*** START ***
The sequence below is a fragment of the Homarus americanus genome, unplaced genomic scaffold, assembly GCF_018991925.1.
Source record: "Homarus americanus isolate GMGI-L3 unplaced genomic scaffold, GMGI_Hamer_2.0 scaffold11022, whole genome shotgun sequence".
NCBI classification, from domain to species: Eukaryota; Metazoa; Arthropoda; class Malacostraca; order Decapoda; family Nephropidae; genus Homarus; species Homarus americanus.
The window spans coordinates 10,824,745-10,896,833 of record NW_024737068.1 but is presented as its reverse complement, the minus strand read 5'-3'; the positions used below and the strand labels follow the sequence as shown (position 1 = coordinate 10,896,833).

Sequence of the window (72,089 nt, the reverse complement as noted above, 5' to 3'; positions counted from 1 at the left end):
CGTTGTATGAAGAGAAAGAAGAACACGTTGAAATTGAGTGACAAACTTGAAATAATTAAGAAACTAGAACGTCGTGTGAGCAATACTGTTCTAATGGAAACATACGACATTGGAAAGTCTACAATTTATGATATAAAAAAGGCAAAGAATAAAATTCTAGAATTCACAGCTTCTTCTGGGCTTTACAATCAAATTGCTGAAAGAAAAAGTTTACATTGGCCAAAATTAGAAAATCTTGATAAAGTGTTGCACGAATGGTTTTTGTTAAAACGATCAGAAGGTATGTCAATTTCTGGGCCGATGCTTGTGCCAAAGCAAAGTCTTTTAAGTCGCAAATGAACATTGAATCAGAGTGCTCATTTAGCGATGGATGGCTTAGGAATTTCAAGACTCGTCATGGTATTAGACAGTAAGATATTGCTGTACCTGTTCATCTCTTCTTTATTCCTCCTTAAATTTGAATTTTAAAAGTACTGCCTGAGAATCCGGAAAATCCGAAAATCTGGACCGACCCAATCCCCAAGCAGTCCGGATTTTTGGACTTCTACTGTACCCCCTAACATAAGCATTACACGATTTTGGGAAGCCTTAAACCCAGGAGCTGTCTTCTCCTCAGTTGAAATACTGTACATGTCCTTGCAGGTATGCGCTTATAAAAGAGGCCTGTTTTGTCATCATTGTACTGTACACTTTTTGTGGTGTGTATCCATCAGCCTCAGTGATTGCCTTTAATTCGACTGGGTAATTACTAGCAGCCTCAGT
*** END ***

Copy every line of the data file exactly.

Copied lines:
The sequence below is a fragment of the Homarus americanus genome, unplaced genomic scaffold, assembly GCF_018991925.1.
Source record: "Homarus americanus isolate GMGI-L3 unplaced genomic scaffold, GMGI_Hamer_2.0 scaffold11022, whole genome shotgun sequence".
NCBI classification, from domain to species: Eukaryota; Metazoa; Arthropoda; class Malacostraca; order Decapoda; family Nephropidae; genus Homarus; species Homarus americanus.
The window spans coordinates 10,824,745-10,896,833 of record NW_024737068.1 but is presented as its reverse complement, the minus strand read 5'-3'; the positions used below and the strand labels follow the sequence as shown (position 1 = coordinate 10,896,833).

Sequence of the window (72,089 nt, the reverse complement as noted above, 5' to 3'; positions counted from 1 at the left end):
CGTTGTATGAAGAGAAAGAAGAACACGTTGAAATTGAGTGACAAACTTGAAATAATTAAGAAACTAGAACGTCGTGTGAGCAATACTGTTCTAATGGAAACATACGACATTGGAAAGTCTACAATTTATGATATAAAAAAGGCAAAGAATAAAATTCTAGAATTCACAGCTTCTTCTGGGCTTTACAATCAAATTGCTGAAAGAAAAAGTTTACATTGGCCAAAATTAGAAAATCTTGATAAAGTGTTGCACGAATGGTTTTTGTTAAAACGATCAGAAGGTATGTCAATTTCTGGGCCGATGCTTGTGCCAAAGCAAAGTCTTTTAAGTCGCAAATGAACATTGAATCAGAGTGCTCATTTAGCGATGGATGGCTTAGGAATTTCAAGACTCGTCATGGTATTAGACAGTAAGATATTGCTGTACCTGTTCATCTCTTCTTTATTCCTCCTTAAATTTGAATTTTAAAAGTACTGCCTGAGAATCCGGAAAATCCGAAAATCTGGACCGACCCAATCCCCAAGCAGTCCGGATTTTTGGACTTCTACTGTACCCCCTAACATAAGCATTACACGATTTTGGGAAGCCTTAAACCCAGGAGCTGTCTTCTCCTCAGTTGAAATACTGTACATGTCCTTGCAGGTATGCGCTTATAAAAGAGGCCTGTTTTGTCATCATTGTACTGTACACTTTTTGTGGTGTGTATCCATCAGCCTCAGTGATTGCCTTTAATTCGACTGGGTAATTACTAGCAGCCTCAGT